Learn about the lifestyle of one of the cutest native birds we have on the Central Coast and San Francisco Bay Area, the Snowy Plover!
If you’re a regular visitor to Bay Area beaches or bay land parks, you may have come close to this bird, but chances are you didn’t even notice this tiny resident! San Francisco Bay Bird Observatory (SFBBO) Biologist Jessica González will teach participants to identify this adorable bird and learn how to play a part in efforts to protect their threatened habitats.
Western Snowy Plovers are a ground nesting shorebird species found along the Pacific Coast and interior Western United States. Since 1993, the Pacific Coast population has been listed as Federally Threatened due to loss of habitat, increasing predator populations, and high rates of disturbances at beach and bay breeding habitats. This includes places like Stevens Creek Shoreline Nature Study Area, now managed by Midpeninsula Regional Open Space District, and Tunitas Creek Beach, which was recently protected by Peninsula Open Space Trust (POST) and is now managed by San Mateo County Parks. For park agencies, planning how to protect the sensitive nesting sites of snowy plovers while enabling community members to enjoy their local parks is a tricky issue, and a topic being addressed in current efforts to plan the opening of Tunitas Creek Beach as a new public park.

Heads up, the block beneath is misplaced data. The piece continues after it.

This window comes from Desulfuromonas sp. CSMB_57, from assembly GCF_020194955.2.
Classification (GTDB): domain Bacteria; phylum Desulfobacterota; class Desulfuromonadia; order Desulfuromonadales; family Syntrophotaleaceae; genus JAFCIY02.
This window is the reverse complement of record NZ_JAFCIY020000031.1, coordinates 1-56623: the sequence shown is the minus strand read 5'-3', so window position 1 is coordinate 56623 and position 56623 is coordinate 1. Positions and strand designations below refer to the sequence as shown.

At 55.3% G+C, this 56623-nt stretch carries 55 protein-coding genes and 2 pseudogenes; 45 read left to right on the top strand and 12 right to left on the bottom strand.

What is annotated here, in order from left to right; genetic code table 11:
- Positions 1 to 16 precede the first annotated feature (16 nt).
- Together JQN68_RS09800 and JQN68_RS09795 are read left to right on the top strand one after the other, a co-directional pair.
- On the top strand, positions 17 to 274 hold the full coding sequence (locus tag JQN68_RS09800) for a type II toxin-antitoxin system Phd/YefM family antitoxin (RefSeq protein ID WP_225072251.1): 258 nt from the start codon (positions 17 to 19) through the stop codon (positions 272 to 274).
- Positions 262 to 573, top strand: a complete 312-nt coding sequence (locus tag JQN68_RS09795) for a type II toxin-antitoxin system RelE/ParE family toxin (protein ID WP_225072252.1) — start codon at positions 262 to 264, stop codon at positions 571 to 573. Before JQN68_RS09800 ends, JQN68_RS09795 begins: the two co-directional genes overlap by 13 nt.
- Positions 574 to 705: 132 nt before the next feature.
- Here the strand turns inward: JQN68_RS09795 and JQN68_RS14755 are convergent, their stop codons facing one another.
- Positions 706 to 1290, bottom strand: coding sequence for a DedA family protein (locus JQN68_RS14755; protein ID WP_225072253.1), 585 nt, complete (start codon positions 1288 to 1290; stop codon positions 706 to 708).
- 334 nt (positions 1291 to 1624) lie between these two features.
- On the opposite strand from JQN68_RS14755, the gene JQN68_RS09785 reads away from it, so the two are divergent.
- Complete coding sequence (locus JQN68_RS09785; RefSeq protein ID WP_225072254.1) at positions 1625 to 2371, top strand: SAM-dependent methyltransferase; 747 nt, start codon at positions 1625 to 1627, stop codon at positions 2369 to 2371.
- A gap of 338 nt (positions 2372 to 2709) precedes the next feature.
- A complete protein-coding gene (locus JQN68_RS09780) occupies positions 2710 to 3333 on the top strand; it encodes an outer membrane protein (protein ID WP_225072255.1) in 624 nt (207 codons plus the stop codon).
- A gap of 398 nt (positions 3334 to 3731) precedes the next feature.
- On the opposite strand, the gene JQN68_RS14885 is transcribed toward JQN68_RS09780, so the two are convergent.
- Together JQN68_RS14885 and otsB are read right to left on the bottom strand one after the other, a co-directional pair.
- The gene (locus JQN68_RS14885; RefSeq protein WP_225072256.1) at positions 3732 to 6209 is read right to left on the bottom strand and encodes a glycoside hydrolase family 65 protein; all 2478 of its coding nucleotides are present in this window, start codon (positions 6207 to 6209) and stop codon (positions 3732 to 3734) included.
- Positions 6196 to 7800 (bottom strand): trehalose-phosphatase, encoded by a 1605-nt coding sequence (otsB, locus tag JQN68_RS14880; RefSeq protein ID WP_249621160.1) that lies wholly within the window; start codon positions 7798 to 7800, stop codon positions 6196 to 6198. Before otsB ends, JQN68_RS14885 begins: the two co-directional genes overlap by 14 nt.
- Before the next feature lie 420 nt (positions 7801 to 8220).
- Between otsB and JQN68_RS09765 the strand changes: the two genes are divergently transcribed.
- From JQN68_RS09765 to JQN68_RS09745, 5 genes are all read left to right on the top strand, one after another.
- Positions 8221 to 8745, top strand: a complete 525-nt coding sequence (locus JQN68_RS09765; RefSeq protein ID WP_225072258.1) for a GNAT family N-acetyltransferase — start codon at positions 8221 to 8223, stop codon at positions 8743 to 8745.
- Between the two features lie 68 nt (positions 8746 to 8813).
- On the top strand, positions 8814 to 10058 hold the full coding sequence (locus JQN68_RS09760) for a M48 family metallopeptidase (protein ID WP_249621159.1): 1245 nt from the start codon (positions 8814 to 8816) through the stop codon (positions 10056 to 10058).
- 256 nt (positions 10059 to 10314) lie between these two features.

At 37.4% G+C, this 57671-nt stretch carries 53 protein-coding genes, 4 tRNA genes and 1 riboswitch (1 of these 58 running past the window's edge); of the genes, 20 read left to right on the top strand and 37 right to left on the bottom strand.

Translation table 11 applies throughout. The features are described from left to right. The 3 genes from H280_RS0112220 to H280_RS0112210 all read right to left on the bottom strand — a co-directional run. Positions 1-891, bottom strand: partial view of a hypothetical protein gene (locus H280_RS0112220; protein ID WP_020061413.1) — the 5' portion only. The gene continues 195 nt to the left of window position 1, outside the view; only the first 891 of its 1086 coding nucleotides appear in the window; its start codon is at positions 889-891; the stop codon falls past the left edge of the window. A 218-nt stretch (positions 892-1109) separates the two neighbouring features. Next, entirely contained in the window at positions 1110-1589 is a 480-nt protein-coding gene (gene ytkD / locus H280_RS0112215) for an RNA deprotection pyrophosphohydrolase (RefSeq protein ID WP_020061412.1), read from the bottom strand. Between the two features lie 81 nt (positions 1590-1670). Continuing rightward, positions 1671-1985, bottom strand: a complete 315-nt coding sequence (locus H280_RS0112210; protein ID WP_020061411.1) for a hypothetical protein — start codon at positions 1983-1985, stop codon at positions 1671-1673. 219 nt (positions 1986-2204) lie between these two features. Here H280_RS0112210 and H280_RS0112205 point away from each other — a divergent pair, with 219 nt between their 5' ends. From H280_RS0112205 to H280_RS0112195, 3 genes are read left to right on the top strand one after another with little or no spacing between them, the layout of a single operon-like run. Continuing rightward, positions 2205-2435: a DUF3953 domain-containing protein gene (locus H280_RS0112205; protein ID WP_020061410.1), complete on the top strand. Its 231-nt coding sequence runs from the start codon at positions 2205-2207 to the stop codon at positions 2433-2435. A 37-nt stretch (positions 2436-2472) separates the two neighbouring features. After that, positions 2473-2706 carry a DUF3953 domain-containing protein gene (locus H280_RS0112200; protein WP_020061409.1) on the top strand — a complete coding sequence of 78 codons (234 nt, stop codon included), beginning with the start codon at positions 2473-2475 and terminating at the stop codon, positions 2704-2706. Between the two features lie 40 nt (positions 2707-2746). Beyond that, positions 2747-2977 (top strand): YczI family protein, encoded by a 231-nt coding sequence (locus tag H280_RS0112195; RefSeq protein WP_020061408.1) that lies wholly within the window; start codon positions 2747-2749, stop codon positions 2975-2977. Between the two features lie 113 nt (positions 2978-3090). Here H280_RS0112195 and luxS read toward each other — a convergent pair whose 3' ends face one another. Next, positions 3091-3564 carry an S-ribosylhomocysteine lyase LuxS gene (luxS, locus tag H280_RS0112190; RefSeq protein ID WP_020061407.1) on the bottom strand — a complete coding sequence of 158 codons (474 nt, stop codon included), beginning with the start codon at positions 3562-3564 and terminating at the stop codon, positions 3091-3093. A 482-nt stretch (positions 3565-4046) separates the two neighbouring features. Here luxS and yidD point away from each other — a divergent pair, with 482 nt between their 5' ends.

The access link will be emailed to registrants one day prior to the event.
Together with the Coastal Conservancy and POST, San Mateo County Parks is creating a new beach park. Just south of Half Moon Bay, Tunitas Creek empties into the Pacific Ocean where snowy plovers forage, rest and pass through this stunning one-mile beach. Learn about the planning project here and the protection of the snowy plover habitat on this beach.
Western Snowy Plovers are threatened shorebirds. The size of a sparrow and well-camouflaged, they can be found on sandy beaches and salt panne habitat from Southern Washington through Baja California. They often make their nests near small objects, like driftwood or oyster shells, to increase camouflage. It is important as visitors we do not remove these items from their habitats. Snowy Plovers nest from March to September during the time humans also frequent the shore. Read more below:
This event is part of POST’s community event series, which is open to the general public as well as POST donors. We hope you’ll join us! We also curate a separate series of private events for our donors. Learn how you can support POST here: openspacetrust.org/support-post
San Francisco Bay Bird Observatory is a nonprofit organization dedicated to the conservation of birds and their habitats through science and outreach. Birds are excellent indicators of ecosystem health. They are highly visible, cost-effective to track and are sensitive to environmental change.
Peninsula Open Space Trust protects and cares for open space, farms and parkland in and around Silicon Valley. Since 1977, POST has protected over 79,000 acres in San Mateo, Santa Clara and Santa Cruz Counties.